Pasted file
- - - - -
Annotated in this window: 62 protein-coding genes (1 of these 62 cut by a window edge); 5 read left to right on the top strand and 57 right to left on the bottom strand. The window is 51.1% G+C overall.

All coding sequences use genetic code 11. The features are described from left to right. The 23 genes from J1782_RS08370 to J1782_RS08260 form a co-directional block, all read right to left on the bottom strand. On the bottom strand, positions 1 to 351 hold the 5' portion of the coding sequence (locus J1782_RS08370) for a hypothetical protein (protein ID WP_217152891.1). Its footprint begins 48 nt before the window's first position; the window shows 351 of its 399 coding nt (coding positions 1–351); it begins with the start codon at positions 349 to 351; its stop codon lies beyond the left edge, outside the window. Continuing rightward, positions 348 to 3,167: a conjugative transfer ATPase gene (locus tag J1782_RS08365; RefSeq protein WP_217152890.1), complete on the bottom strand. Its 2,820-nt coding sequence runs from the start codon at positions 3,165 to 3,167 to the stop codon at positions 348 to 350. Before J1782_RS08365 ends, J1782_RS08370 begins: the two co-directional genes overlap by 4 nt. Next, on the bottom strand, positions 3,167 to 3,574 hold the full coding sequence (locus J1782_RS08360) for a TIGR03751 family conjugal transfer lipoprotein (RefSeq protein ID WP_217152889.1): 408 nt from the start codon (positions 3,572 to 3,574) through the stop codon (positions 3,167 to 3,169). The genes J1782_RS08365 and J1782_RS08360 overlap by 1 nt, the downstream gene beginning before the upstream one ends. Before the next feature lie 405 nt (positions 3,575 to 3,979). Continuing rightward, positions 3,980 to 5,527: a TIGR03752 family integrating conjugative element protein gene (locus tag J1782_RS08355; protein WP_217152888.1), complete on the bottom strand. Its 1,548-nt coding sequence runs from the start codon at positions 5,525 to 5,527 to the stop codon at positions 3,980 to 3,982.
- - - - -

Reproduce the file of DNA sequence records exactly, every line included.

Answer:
Annotated in this window: 62 protein-coding genes (1 of these 62 cut by a window edge); 5 read left to right on the top strand and 57 right to left on the bottom strand. The window is 51.1% G+C overall.

All coding sequences use genetic code 11. The features are described from left to right. The 23 genes from J1782_RS08370 to J1782_RS08260 form a co-directional block, all read right to left on the bottom strand. On the bottom strand, positions 1 to 351 hold the 5' portion of the coding sequence (locus J1782_RS08370) for a hypothetical protein (protein ID WP_217152891.1). Its footprint begins 48 nt before the window's first position; the window shows 351 of its 399 coding nt (coding positions 1–351); it begins with the start codon at positions 349 to 351; its stop codon lies beyond the left edge, outside the window. Continuing rightward, positions 348 to 3,167: a conjugative transfer ATPase gene (locus tag J1782_RS08365; RefSeq protein WP_217152890.1), complete on the bottom strand. Its 2,820-nt coding sequence runs from the start codon at positions 3,165 to 3,167 to the stop codon at positions 348 to 350. Before J1782_RS08365 ends, J1782_RS08370 begins: the two co-directional genes overlap by 4 nt. Next, on the bottom strand, positions 3,167 to 3,574 hold the full coding sequence (locus J1782_RS08360) for a TIGR03751 family conjugal transfer lipoprotein (RefSeq protein ID WP_217152889.1): 408 nt from the start codon (positions 3,572 to 3,574) through the stop codon (positions 3,167 to 3,169). The genes J1782_RS08365 and J1782_RS08360 overlap by 1 nt, the downstream gene beginning before the upstream one ends. Before the next feature lie 405 nt (positions 3,575 to 3,979). Continuing rightward, positions 3,980 to 5,527: a TIGR03752 family integrating conjugative element protein gene (locus tag J1782_RS08355; protein WP_217152888.1), complete on the bottom strand. Its 1,548-nt coding sequence runs from the start codon at positions 5,525 to 5,527 to the stop codon at positions 3,980 to 3,982.